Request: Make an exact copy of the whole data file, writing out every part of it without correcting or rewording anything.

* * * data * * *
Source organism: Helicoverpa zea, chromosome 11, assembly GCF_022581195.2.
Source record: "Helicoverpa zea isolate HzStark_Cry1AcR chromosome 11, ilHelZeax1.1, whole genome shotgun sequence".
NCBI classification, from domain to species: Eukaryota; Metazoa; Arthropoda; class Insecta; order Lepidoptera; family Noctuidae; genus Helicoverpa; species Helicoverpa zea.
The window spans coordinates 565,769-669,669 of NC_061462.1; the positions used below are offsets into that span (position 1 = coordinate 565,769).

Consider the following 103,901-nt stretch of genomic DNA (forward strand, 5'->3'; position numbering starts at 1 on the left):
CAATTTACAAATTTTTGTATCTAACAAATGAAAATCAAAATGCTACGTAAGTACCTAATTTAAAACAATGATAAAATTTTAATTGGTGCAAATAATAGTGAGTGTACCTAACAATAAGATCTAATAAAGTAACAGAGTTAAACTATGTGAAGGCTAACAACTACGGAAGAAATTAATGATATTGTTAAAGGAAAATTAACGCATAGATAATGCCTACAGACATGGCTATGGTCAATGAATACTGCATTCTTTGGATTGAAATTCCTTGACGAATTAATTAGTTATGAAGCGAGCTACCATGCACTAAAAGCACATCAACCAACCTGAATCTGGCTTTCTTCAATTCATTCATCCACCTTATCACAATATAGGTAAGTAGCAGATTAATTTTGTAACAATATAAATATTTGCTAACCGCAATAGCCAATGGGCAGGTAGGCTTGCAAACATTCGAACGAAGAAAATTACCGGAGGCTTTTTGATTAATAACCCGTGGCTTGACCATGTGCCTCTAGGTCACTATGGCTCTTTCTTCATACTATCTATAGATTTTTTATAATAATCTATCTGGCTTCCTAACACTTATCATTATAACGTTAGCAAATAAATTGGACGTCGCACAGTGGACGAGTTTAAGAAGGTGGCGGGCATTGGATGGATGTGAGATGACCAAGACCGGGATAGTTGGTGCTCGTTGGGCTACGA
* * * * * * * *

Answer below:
Source organism: Helicoverpa zea, chromosome 11, assembly GCF_022581195.2.
Source record: "Helicoverpa zea isolate HzStark_Cry1AcR chromosome 11, ilHelZeax1.1, whole genome shotgun sequence".
NCBI classification, from domain to species: Eukaryota; Metazoa; Arthropoda; class Insecta; order Lepidoptera; family Noctuidae; genus Helicoverpa; species Helicoverpa zea.
The window spans coordinates 565,769-669,669 of NC_061462.1; the positions used below are offsets into that span (position 1 = coordinate 565,769).

Consider the following 103,901-nt stretch of genomic DNA (forward strand, 5'->3'; position numbering starts at 1 on the left):
CAATTTACAAATTTTTGTATCTAACAAATGAAAATCAAAATGCTACGTAAGTACCTAATTTAAAACAATGATAAAATTTTAATTGGTGCAAATAATAGTGAGTGTACCTAACAATAAGATCTAATAAAGTAACAGAGTTAAACTATGTGAAGGCTAACAACTACGGAAGAAATTAATGATATTGTTAAAGGAAAATTAACGCATAGATAATGCCTACAGACATGGCTATGGTCAATGAATACTGCATTCTTTGGATTGAAATTCCTTGACGAATTAATTAGTTATGAAGCGAGCTACCATGCACTAAAAGCACATCAACCAACCTGAATCTGGCTTTCTTCAATTCATTCATCCACCTTATCACAATATAGGTAAGTAGCAGATTAATTTTGTAACAATATAAATATTTGCTAACCGCAATAGCCAATGGGCAGGTAGGCTTGCAAACATTCGAACGAAGAAAATTACCGGAGGCTTTTTGATTAATAACCCGTGGCTTGACCATGTGCCTCTAGGTCACTATGGCTCTTTCTTCATACTATCTATAGATTTTTTATAATAATCTATCTGGCTTCCTAACACTTATCATTATAACGTTAGCAAATAAATTGGACGTCGCACAGTGGACGAGTTTAAGAAGGTGGCGGGCATTGGATGGATGTGAGATGACCAAGACCGGGATAGTTGGTGCTCGTTGGGCTACGA